Rabbits are prolific and efficient converters of feed to meat.
The estimated potential of meat production for a single doe (female rabbit) is 25-50 kg per year, which is up to 10 times its own weight.
They are small-bodied requiring less space and input than larger livestock.
They fit well into a balanced farming system as they complement well with vegetable growing and can be fed on excess and waste from vegetable gardens and kitchen.
Being white, higher in protein, low in fat, and lower in cholesterol puts rabbit meat on the highly nutritious and healthy food to eat.
Rabbits have minimal effect on climate change because being non-ruminant and non-herbivores, their production of methane is negligible.
In addition, they consume less water, use less space and in extensive systems, mostly utilise waste for feed avoiding overgrazing.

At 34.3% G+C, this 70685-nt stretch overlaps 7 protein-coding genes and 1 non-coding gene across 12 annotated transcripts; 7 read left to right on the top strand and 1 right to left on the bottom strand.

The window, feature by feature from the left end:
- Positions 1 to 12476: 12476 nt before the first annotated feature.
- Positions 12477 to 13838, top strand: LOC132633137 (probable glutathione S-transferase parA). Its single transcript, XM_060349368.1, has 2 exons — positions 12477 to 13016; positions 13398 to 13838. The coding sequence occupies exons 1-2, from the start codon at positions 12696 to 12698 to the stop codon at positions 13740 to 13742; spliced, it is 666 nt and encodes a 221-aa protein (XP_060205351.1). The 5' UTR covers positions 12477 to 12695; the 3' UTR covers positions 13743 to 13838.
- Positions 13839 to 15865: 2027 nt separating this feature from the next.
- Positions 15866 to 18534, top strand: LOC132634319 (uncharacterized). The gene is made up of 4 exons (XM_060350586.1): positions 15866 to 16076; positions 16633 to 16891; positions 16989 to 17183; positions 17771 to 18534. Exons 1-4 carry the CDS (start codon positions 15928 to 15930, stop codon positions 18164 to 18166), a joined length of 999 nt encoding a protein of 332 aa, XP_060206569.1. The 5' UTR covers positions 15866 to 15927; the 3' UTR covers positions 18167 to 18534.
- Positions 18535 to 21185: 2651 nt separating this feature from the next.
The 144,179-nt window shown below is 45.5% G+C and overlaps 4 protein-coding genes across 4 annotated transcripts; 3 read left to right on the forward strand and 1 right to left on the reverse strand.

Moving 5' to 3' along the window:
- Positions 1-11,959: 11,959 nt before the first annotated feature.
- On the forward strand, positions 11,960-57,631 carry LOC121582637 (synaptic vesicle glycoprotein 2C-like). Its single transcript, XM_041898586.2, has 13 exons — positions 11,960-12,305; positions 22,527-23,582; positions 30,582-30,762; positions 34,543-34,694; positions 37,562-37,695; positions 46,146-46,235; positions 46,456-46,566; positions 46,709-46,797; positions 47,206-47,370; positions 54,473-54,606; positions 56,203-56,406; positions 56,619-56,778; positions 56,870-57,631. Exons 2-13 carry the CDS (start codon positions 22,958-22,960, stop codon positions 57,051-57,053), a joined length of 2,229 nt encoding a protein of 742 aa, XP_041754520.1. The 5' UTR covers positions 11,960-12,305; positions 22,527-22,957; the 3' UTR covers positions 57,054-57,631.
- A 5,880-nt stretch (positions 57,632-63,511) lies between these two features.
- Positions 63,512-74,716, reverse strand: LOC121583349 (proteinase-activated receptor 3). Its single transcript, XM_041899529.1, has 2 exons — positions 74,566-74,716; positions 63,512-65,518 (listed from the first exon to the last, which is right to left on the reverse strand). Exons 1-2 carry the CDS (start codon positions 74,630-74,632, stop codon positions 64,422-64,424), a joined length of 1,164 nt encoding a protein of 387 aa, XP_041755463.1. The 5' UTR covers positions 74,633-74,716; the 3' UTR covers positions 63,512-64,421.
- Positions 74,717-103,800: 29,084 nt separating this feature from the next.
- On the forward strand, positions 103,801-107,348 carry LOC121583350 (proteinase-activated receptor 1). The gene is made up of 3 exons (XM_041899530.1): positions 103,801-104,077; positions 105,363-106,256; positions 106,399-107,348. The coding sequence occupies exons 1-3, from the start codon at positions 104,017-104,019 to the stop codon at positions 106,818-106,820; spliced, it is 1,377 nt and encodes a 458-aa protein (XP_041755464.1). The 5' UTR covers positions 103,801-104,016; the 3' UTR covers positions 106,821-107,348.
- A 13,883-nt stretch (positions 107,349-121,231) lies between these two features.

They can also be raised for non-food purposes, which create more job opportunities, for example, laboratory use and for pet shows.
Traditionally, rabbits live in burrows or holes that they dig themselves.
However, when they were domesticated, structures were constructed. A good rabbit house must be well aerated.
Most farmers use a combination of timber and wire mesh to build it.
The floor should have holes through which urine passes onto the ground. For mothers, you should have boxes in which they deliver their young.
Rabbits multiply fast. For example, if you get two mature females (doe) and one male (buck) they will have around 15-16 kittens (baby rabbits) after one month.
The doe can produce seven to10 kittens every after two months. If the trend continues, the original three rabbits will have multiplied to over 60 or more. Mothers should be left to nurse their young ones.
Rabbits can feed on potato leaves, peelings and blackjack. In addition, they can eat poultry feeds. For the prepared feeds, feeding troughs should be put in the rabbit houses.